I have a complete Merc/ GM 292, 200hp engine, everything including 1/2 the stringers from the hull it was cut out of. Last week I came across a 87 Gen 1 Alfa 1 again including the transom it was cut from so all the parts are there everything but the steering cable trim pump and lines power steering pump and lines everything.
I have always been reluctant to use this engine mainly because of the orig drive really wasn't the greatest unit Merc ever put out and didn't last on the market anyway. So the Alfa 1 I got is really nice and doesn't appear to have been beat up or long hrs on it, nothing is rotten or frozen up/bellows/cables/anodes/swivel pins, everything is about perfect. I haven't been able to get to mating these up yet so I was wondering if anyone has done this and if I am going to have to have a different coupler or any other odd parts?
Also, anyone every heard of a split marine exhaust manifold for one of these? Old cars guys know the sound of a split 6 and it is great and what I have planned for this it might be a must.
A little peak at the plan, sorta.
As you know, they only offered the engine package for 2 or maybe 3 years in the late '60s. It was mated to a MerCruiser 2 outdrive as the #1 drive was not strong enough to handle the torque. At this time, the #1 drive maxed out at 160 HP 250 CID.
Evolution eventually strengthened the #1 drives and they were offered with up to 260 HP 350 (5.7L) in the early '80s. I don't know the torque of the 292 vs the 350, I'd bet they were similar.
The Alpha Gen 1 (1983 thru 1990) was offered with up to a 330 HP 454 (7.4L).
Both the 260 HP #1 drives of the late '70s and early '80s and the 330 HP Alpha Gen 1 were subject to somewhat frequent failures depending on how they were operated & the size of the boats they pushed.
I believe you will need to verify the spacing of the rear engine mounts on the inner transom plate to the 292 bell housing (same as any 110/120/140/150/160/165 inline). I have a feeling you will be limited to mid '80s or earlier transom assembly. The Alpha Gen 1 will bolt directly onto any #1 bell housing from 1967 or newer.
The 292 used a 4 barrel carb & manifold. The same manifold was used from 1970 and later on the 165 HP 250 inline 6 with a restrictor plate & 2 barrel carb, so exhaust hook-up should be no problem.
I don't know what gear ratio I would look for, but I'm thinking 1.5 or 1.32 depending on boat size.
The old number 2 drive was a beautiful beast, and it could handle anything the 292 could offer with the greatest of ease. They were vastly overbuilt and virtually bulletproof with just about any engine coupled to it up to 300 horse. Built from 1963 to 1969 they were the platform for the early SSM racing drives built by Mercruiser, but like Rodney Dangerfield, they don't get any respect. I rebuilt several of them for customers before the parts supply dried up, but I never once saw one fail from shaft, gear or bearing failure. Usually it was the clutch plate or electric shift that gave issues, not the drive itself. If they still made parts there would be a lot of them still in service to this day, one of Mercs best. The real reason it went away is cost, not that it was a poor drive.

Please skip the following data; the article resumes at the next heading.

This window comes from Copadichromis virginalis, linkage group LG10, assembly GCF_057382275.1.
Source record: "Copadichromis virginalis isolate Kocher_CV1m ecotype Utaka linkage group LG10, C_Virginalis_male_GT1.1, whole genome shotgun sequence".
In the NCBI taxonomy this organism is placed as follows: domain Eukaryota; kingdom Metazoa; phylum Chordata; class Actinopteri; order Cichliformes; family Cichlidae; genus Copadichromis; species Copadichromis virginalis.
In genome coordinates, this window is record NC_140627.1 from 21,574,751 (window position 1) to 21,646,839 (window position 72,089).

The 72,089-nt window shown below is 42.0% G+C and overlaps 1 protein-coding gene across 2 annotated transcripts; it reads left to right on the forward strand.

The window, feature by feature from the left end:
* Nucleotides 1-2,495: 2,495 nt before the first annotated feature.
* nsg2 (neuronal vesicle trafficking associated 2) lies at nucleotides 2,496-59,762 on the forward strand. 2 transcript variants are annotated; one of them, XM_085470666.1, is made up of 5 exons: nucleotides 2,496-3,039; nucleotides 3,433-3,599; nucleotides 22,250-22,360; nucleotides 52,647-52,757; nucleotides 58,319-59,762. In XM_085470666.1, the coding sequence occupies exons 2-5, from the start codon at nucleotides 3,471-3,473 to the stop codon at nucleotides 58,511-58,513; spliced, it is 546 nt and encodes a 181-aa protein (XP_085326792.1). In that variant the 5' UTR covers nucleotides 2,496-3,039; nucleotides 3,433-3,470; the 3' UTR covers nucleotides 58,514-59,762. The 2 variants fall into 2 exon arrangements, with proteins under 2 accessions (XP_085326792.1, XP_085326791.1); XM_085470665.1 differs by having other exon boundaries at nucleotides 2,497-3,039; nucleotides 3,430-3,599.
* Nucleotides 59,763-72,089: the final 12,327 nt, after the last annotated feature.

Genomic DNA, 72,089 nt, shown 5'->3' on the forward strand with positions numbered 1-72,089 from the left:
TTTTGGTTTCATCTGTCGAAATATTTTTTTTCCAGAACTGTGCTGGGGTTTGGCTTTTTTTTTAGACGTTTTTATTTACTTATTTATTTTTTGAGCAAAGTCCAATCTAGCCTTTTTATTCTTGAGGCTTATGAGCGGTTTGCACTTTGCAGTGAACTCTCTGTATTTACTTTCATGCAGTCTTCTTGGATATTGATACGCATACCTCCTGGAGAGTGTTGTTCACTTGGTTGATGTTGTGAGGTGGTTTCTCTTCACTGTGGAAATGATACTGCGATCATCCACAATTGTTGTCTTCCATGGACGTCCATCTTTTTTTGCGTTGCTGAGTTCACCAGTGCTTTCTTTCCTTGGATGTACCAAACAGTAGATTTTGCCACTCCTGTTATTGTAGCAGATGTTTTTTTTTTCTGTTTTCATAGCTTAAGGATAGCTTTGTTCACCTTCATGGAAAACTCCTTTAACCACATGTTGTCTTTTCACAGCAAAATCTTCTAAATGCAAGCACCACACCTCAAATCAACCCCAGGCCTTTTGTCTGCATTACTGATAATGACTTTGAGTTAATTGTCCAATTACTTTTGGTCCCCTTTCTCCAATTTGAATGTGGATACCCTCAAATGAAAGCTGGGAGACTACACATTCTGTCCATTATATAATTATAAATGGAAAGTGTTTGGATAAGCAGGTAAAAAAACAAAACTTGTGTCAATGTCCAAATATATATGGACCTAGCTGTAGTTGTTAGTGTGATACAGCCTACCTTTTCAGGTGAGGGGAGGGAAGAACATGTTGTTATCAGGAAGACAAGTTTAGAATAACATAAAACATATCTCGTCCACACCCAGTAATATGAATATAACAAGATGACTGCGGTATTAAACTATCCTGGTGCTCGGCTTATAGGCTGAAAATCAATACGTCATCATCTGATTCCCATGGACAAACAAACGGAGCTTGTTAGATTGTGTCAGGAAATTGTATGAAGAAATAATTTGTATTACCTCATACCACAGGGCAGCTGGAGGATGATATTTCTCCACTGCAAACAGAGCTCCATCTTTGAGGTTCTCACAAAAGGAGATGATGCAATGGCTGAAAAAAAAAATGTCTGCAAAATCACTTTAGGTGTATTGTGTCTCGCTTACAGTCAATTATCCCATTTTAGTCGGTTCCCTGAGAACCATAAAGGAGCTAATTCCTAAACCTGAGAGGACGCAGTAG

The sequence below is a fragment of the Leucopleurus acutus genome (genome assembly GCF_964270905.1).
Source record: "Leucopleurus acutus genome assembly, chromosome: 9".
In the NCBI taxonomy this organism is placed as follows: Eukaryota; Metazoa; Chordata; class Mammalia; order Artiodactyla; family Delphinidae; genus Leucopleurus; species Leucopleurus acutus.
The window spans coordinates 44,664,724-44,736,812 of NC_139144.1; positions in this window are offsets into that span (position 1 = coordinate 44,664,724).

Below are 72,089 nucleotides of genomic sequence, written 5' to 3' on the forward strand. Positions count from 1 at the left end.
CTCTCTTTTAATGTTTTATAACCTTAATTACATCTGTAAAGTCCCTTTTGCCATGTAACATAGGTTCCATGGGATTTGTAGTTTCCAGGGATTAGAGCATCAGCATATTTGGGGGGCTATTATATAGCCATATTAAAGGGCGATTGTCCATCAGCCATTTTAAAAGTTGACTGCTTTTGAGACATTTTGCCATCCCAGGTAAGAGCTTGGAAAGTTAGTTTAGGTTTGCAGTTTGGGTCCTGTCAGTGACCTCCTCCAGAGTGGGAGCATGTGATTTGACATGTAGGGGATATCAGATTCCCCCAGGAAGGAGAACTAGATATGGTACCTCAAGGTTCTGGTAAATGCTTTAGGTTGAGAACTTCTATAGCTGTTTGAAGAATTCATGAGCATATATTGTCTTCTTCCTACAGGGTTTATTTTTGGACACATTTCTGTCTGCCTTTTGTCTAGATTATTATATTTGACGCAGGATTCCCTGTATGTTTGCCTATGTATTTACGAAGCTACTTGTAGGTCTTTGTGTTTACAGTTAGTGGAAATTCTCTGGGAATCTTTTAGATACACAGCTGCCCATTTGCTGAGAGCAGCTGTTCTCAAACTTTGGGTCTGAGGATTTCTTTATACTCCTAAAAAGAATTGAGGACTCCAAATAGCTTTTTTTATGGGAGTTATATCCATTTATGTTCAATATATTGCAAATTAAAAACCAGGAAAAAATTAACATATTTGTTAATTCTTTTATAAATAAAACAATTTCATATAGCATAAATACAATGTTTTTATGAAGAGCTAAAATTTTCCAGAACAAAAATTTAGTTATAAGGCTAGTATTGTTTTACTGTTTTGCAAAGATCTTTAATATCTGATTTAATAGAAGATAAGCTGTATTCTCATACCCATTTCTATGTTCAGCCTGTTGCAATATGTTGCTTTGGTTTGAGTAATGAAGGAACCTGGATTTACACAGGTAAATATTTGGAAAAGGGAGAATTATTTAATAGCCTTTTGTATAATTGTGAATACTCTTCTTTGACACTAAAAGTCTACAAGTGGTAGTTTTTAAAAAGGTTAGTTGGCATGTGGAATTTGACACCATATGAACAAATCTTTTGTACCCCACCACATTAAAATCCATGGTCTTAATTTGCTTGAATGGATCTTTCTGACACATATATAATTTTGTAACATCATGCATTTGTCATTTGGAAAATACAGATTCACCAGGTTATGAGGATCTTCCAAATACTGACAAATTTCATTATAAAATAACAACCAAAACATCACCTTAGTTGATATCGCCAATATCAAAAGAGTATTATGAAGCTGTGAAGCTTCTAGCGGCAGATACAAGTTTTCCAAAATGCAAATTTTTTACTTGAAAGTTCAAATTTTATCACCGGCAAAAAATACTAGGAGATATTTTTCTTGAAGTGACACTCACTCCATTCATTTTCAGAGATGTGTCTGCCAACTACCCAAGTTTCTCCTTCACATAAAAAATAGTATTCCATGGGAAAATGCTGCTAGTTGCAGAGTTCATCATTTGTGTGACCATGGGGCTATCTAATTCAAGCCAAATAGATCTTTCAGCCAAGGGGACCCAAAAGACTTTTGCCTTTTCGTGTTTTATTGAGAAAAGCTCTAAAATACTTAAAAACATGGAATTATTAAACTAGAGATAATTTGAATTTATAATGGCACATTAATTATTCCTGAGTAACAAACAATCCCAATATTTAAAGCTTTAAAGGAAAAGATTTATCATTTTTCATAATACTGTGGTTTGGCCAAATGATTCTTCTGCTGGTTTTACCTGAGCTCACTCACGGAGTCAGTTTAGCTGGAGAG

The Alpha is a good drive provided you don't overpower it or use it on too heavy a boat. The 260 was about the max that it could handle and using the big block really increased the traffic in my service shop, way too much engine for that application. On heavy boats they would benefit from a gear ratio change to take some of the load off the gears. Torque is what kills gears, and you really need to watch the propping to keep the revs up and the lugging down. Synthetic High Perf lube is a must and a drive cooling shower kit is a definite plus. The 292 should be a nice match for that drive if properly set up and propped, but I am not sure if the bell housing would have to be modified or not as the 292 had a different mounting system than the 250 six used with the one drive. Might need to check that first.
Yes the 292 had the #2 bell housing but the standard #1 inline bell housing will bolt on. But in order for the straight manifold with the straight back exhaust riser to line up I believe he will need to use transom plate that was used into the mid '80s. That would be early Alpha Gen 1.
There was an evolution of gimbal ring to steering tiller styles used. I think the square/square was the best but any with the trim lines coming out the bottom would be OK. Side mounted trim senders & greaseable gimbal bearing would be my choice.
I have heard but never verified it that the spacing of the rear motor mount bolts was changed later.
Depending on the boat, it should not be too difficult to do the conversion if the bell housings are similar. The 292 is taller than the 250 but it still should fit OK. A custom exhaust riser and outlet would be needed of course or you could shoot through the transom. Split manifold anyone? They sure sound neat in the vintage trucks!!!